Red and irritated or painful eyes are the most common symptoms and some people have increased sensitivity to light.1 More serious types of inflammation can affect your long-term vision if left untreated, so talk to your doctor if you notice any changes in your eyes or sight. It is also important to see an optician for a yearly check-up so they can examine you thoroughly.

If you notice any of these symptoms, it is important to tell your doctor and discuss which treatments are available to help you manage them.

Ears

  • Hearing loss

The ears are closely connected to the nose and throat, so if you have symptoms in your ears, you may also experience others in your nose and throat (such as nosebleeds or a hoarse voice). Symptoms affecting the ear, nose and throat affect up to 3 in 10 people with MPA, but are more common in those with EGPA and GPA.1

AAV can cause symptoms in specific parts of the ear or affect it more generally. Whether the disease affects your ears will depend on a range of factors including the type of AAV you have. If you have GPA or EGPA, then you may experience a number of different symptoms (including hearing loss, infection and ear pain) that may occur to different levels in one or both of your ears.2 If you have MPA, you may experience sensorineural hearing loss, which is a type of hearing loss that can reduce the quality of sound you hear and limit your ability to hear quiet sounds. The treatment you receive for hearing loss will depend on the nature of your symptoms and your doctor will be able to discuss the most appropriate option for you.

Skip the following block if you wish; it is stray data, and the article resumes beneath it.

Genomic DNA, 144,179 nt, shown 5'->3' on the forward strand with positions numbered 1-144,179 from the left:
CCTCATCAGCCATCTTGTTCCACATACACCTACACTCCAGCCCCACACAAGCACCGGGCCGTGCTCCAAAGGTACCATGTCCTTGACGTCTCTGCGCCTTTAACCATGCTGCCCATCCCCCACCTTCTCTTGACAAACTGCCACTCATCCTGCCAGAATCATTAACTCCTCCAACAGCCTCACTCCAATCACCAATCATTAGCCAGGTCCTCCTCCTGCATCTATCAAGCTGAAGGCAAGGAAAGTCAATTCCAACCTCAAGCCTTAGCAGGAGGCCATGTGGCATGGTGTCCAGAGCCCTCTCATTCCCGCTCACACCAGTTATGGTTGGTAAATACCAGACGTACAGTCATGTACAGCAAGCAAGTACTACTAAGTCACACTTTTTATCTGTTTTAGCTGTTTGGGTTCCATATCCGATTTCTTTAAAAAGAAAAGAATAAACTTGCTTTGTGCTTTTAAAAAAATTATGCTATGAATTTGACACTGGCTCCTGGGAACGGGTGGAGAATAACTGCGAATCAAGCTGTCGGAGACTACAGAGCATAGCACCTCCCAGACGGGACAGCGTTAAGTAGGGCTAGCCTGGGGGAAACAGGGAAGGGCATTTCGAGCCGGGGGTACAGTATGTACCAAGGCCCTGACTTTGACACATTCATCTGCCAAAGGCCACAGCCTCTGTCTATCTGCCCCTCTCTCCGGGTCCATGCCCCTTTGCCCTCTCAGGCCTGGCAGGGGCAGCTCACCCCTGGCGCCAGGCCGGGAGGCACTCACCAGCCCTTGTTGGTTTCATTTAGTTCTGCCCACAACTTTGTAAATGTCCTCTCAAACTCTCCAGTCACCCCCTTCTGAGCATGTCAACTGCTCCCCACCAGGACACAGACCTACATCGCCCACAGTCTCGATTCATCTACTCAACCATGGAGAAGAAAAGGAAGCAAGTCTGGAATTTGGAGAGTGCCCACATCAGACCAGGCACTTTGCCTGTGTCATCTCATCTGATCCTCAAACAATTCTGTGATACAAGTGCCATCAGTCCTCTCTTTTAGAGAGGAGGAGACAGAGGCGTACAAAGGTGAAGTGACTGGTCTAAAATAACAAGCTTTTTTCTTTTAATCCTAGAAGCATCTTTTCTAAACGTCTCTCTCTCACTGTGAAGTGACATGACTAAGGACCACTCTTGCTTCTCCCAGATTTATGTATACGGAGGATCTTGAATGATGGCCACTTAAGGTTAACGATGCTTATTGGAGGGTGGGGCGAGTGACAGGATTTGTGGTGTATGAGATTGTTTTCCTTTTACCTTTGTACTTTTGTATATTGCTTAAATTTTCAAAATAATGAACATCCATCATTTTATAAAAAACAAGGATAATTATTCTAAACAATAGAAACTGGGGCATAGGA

If you notice any of these symptoms, it is important to tell your doctor and discuss which treatments are available to help you manage them.

Nerves

  • Numbness, tingling, or weakness (peripheral neuropathy)

AAV inflammation leading to damage to the peripheral nerves (which are in the hands, feet, arms and legs amongst other parts of the body) is most common in people with EGPA, but can also occur in those with GPA and MPA.1 People whose nerves are affected may experience numbness, freezing or a tingling sensation. If the damage continues, this can cause wrist drop (where the hand cannot be extended upwards from the wrist) or foot drop (where the foot cannot flex upwards). In rare cases, some people may experience muscle wasting, which makes it harder to grip.2

If you notice you are experiencing numbness or other symptoms, talk to your doctor, as they will be able to organise tests to check your nerve function, such as an EMG (electromyography) which measures the electrical activity in your muscles to check for nerve damage.

If you notice any of these symptoms, it is important to tell your doctor and discuss which treatments are available to help you manage them.

Skin

  • Rash and sores

AAV symptoms which affect the skin, such as rashes and sores, are quite common.1,2 These typically appear on the legs and feet but can affect other parts of the body as well. Some people experience blisters and small reddish bumps on their skin.2 Although these are often not painful, people sometimes find the impact on their appearance upsetting. If need help coping with the physical or emotional impact of AAV on your skin, your doctor will be able to advise you about what treatments and support are available to you.